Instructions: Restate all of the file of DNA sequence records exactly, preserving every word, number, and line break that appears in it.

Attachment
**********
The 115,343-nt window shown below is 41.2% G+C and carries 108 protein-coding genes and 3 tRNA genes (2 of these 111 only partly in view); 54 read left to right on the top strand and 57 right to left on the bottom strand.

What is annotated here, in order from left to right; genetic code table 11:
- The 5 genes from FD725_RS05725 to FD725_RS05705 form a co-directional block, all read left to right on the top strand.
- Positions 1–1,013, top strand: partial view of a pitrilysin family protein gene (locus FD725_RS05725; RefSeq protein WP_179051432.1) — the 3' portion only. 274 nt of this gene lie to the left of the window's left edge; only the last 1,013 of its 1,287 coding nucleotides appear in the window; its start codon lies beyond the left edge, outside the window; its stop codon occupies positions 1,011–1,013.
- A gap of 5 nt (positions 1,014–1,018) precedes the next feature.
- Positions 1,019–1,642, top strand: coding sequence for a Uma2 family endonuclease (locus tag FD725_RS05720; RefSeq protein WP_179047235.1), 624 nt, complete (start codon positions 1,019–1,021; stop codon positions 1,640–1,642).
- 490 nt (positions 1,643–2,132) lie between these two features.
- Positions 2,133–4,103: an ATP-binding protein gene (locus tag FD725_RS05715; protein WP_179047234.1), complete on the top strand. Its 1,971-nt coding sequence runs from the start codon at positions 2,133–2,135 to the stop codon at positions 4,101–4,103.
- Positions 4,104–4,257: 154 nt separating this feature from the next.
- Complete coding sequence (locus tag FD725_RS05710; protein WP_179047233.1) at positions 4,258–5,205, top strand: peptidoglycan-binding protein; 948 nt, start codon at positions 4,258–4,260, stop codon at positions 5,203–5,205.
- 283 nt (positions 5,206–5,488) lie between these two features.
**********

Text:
The 115,343-nt window shown below is 41.2% G+C and carries 108 protein-coding genes and 3 tRNA genes (2 of these 111 only partly in view); 54 read left to right on the top strand and 57 right to left on the bottom strand.

What is annotated here, in order from left to right; genetic code table 11:
- The 5 genes from FD725_RS05725 to FD725_RS05705 form a co-directional block, all read left to right on the top strand.
- Positions 1–1,013, top strand: partial view of a pitrilysin family protein gene (locus FD725_RS05725; RefSeq protein WP_179051432.1) — the 3' portion only. 274 nt of this gene lie to the left of the window's left edge; only the last 1,013 of its 1,287 coding nucleotides appear in the window; its start codon lies beyond the left edge, outside the window; its stop codon occupies positions 1,011–1,013.
- A gap of 5 nt (positions 1,014–1,018) precedes the next feature.
- Positions 1,019–1,642, top strand: coding sequence for a Uma2 family endonuclease (locus tag FD725_RS05720; RefSeq protein WP_179047235.1), 624 nt, complete (start codon positions 1,019–1,021; stop codon positions 1,640–1,642).
- 490 nt (positions 1,643–2,132) lie between these two features.
- Positions 2,133–4,103: an ATP-binding protein gene (locus tag FD725_RS05715; protein WP_179047234.1), complete on the top strand. Its 1,971-nt coding sequence runs from the start codon at positions 2,133–2,135 to the stop codon at positions 4,101–4,103.
- Positions 4,104–4,257: 154 nt separating this feature from the next.
- Complete coding sequence (locus tag FD725_RS05710; protein WP_179047233.1) at positions 4,258–5,205, top strand: peptidoglycan-binding protein; 948 nt, start codon at positions 4,258–4,260, stop codon at positions 5,203–5,205.
- 283 nt (positions 5,206–5,488) lie between these two features.